Lobster Bisque

February 6th, 2006 by Jeff in Soups

In my youth I worked in a restaurant called the Lobster Pound in Gardiner New York. The owner has since retired along with the business. Everything I ever learned about cooking seafood started there. Sole proprietor restaurants make the most interesting meals because they are not tied down to franchise recipes.

The winter is the slow time of the year for the seafood business and during those slow nights in the restaurant, we spent many hours just experimenting with recipes and making our own. The owner was from New England and had many old books on cooking. We would scour through them and find eclectic recipes from ages ago.

At the end of the week before the new lobster shipment would come in, we would have to do something with the old and tired lobsters from the previous week that did not sell. This is when the owner showed me how to make Lobster Bisque. This recipe ensured that no lobster went to waste because the soup could last almost another week, even though generally it was finished in a couple days.

My Lobster Bisque recipe is in part borrowed from Bernie, the owner of the Lobster Pound, but as with many of my recipes, adapted to the way that I enjoy it.

Many people just use lobster parts they find in the supermarket to make bisque, but that will always end in a so-so version of it. Sure, you can use some lobster meat from the store, but you will need at least one lobster to make this soup right. My recipe will call for four pound and a half lobsters, but you could easily get away with just one of those lobsters and the rest in lobster meat purchased at the supermarket.


  • 4 – 1 1/2 pound prepared Maine lobsters (omit roe).
  • 2 cups cold water.
  • 3 tablespoons of butter.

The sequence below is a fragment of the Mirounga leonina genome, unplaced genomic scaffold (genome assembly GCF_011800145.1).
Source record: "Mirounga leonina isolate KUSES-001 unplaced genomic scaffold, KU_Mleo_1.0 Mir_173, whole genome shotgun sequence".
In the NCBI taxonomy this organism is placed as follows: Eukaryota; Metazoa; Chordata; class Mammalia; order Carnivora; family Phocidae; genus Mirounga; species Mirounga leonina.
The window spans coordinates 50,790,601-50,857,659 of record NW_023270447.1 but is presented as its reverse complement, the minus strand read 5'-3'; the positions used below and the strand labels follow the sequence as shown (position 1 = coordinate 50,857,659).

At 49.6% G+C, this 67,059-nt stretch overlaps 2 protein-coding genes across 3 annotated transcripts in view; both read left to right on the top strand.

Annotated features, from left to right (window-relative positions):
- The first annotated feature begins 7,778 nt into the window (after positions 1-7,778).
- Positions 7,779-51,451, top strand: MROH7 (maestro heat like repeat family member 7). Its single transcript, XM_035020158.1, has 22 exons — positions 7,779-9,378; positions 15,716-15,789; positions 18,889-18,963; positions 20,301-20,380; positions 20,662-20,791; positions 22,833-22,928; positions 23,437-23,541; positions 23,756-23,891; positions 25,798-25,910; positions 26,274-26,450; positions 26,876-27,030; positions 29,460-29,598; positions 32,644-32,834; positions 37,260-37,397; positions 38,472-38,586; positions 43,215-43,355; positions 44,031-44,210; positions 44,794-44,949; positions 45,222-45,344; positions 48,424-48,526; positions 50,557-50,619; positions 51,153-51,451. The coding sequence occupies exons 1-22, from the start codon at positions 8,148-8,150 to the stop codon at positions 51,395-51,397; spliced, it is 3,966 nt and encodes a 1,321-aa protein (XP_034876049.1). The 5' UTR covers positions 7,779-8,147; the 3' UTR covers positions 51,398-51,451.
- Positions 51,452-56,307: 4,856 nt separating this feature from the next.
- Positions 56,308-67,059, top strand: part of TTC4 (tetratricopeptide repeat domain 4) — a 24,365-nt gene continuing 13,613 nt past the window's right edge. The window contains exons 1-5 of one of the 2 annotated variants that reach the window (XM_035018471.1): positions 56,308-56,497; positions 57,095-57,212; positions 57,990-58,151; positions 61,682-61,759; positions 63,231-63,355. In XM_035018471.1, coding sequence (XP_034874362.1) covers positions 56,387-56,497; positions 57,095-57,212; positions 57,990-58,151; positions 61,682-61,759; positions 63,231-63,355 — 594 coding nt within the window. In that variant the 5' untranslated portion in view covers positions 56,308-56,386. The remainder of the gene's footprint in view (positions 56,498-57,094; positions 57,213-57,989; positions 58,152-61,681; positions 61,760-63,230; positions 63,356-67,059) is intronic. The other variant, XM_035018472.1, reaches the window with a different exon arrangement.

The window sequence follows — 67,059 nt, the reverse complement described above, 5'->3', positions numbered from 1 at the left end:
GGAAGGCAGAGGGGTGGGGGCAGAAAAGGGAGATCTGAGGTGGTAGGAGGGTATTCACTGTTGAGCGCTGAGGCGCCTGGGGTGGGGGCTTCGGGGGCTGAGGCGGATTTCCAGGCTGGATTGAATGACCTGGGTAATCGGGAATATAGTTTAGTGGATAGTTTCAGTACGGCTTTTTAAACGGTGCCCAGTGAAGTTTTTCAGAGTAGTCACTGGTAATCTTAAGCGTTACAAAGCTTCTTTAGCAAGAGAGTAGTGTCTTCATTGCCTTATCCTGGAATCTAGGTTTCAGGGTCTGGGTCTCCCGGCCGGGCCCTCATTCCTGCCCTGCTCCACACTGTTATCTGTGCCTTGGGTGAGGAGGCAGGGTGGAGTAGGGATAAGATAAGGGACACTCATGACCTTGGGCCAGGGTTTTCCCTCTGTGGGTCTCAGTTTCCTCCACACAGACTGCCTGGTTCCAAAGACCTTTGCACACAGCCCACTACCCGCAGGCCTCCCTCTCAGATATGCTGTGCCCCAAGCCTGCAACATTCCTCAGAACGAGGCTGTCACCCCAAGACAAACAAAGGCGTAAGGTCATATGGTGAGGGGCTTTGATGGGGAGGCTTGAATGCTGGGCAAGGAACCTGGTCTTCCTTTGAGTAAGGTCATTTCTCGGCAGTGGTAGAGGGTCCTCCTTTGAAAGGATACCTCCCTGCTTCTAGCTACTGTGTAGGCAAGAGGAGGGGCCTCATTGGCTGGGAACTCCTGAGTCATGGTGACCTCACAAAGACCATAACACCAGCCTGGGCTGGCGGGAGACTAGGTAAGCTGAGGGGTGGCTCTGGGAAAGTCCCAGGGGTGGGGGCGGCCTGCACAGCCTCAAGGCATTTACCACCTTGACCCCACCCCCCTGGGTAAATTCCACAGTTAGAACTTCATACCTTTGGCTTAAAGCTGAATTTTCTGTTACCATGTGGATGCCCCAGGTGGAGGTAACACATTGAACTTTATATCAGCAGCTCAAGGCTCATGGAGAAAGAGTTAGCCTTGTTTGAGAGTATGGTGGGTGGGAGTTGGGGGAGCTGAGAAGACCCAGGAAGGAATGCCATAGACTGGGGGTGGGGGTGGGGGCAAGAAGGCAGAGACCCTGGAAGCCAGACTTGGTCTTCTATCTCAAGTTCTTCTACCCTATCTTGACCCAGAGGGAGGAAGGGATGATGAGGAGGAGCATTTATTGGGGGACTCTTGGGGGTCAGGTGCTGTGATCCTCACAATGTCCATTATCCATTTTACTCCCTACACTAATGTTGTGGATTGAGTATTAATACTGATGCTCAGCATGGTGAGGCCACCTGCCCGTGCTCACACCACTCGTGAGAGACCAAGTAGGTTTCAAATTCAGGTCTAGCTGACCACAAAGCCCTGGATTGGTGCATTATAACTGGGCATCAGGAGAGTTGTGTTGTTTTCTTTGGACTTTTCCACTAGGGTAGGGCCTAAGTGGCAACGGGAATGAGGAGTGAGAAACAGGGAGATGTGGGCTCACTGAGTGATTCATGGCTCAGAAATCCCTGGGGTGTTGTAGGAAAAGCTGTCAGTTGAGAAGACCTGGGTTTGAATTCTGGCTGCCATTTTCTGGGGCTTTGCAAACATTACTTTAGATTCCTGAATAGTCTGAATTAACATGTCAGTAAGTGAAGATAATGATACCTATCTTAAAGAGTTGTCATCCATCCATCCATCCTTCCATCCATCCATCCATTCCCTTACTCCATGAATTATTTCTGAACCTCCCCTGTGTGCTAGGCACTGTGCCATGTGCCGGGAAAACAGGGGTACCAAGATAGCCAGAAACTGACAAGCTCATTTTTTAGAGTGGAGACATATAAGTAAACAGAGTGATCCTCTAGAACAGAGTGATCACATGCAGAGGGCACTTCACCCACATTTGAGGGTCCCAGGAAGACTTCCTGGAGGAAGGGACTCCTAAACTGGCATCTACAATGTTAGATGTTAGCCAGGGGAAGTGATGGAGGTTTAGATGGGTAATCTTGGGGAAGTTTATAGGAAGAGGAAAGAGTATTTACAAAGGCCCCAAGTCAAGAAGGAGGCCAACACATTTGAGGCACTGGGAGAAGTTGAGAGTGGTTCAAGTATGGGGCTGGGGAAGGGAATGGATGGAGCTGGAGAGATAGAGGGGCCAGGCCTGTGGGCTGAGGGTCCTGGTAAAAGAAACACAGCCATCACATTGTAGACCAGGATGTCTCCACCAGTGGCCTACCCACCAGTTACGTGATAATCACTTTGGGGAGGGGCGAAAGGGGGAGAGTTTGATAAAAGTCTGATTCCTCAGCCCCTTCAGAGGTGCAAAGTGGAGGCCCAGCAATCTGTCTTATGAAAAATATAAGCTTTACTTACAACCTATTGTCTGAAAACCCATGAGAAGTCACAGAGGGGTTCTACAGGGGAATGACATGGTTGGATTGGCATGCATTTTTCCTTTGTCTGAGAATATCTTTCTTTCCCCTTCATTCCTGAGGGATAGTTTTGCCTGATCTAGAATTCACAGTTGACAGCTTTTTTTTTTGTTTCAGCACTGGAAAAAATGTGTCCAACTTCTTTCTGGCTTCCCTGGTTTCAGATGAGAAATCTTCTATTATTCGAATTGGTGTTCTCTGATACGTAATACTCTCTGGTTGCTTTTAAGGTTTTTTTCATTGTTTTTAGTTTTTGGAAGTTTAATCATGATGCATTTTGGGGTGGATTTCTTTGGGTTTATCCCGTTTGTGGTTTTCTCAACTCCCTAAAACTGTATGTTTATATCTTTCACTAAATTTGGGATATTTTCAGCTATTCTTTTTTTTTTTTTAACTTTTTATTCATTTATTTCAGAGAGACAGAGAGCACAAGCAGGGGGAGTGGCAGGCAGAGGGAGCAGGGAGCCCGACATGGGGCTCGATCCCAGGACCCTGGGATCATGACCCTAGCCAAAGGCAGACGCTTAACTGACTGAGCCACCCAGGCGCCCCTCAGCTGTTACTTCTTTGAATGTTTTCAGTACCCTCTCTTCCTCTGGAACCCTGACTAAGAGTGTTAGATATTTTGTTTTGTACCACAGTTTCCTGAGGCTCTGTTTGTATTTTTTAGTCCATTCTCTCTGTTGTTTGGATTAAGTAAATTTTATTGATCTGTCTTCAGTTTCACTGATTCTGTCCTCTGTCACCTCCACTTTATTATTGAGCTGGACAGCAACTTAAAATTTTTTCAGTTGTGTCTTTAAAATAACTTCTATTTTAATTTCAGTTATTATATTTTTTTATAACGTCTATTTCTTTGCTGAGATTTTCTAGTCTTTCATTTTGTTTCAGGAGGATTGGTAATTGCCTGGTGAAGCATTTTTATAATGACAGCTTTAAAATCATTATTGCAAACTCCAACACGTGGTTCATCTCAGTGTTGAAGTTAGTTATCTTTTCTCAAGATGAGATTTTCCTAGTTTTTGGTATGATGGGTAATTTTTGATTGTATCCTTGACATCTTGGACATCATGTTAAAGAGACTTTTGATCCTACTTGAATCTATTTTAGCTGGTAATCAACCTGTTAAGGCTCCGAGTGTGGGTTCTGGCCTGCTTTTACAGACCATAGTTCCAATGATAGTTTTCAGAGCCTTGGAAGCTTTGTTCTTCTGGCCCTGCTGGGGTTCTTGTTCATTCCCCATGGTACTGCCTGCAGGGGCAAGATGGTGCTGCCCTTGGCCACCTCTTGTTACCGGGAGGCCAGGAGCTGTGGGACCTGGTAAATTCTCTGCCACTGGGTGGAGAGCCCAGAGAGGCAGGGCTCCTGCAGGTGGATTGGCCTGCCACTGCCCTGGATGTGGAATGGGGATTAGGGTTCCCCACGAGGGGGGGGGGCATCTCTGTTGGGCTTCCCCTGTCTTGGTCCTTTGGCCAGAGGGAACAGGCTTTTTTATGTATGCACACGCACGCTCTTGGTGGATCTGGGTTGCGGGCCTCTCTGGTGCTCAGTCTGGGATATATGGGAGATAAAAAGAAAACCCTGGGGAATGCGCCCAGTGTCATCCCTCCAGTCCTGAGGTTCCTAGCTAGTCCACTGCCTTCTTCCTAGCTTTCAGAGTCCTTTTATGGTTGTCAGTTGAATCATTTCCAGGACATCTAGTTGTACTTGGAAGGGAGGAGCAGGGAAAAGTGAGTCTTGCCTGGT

• 3 tablespoons of flour.
  • Salt.
  • Cayenne pepper.
  • Paprika.
  • 1 1/2 teaspoons white pepper.
  • 2 cups of milk.
  • 1 cup cream.
  • 1 small can of tomato paste.


After you have prepared the lobsters, remove the meat from them and set aside.

Take the remaining shells from the lobsters and add to a large sauce pot. Add the cold water and boil for the 30 minutes.

Strain the water and SET it aside. Discard the shells.

Add butter and once melted, slowly stir in the flour.

Slowly add the liquid and mix well.

Add about a pinch of salt and a pinch of cayenne pepper.

Add white pepper.

Slowly stir in the milk. You do not want to boil the milk!

Now with your tomato paste and paprika, you want to color the soup a little. Add the tomato paste one table spoon at a time, along with 1/4 teaspoon of paprika until the mixture is a light red. You do not want to make this look like tomato soup, a lighter color of red is preferred. I usually find that about 3 tablespoons and a 1 teaspoon of paprika usually does it.

Add the lobster meat and let cook for about 10 minutes.

Add the cream and stir.

If you feel the cream made the soup too light colored, add more tomato.

That’s it!


Many people like to add small cubed (cooked) potatoes to the soup. I consider this more of a lobster chowder, but it still tastes good.

Some people will add a really dark red wine while the lobster shells are boiling. This will give the soup a lighter flavor as you will not need as much tomato paste to darken it.

Add more heat to the soup by upping the white pepper and cayenne to taste.

Regular black pepper also adds a bit of a zing to this dish.

I have substituted Alaskan King Crab instead of lobster. It is much more expensive, but delicious. If you do this, eliminate salt from the recipe. King crab is very salty and will take care of it for you.

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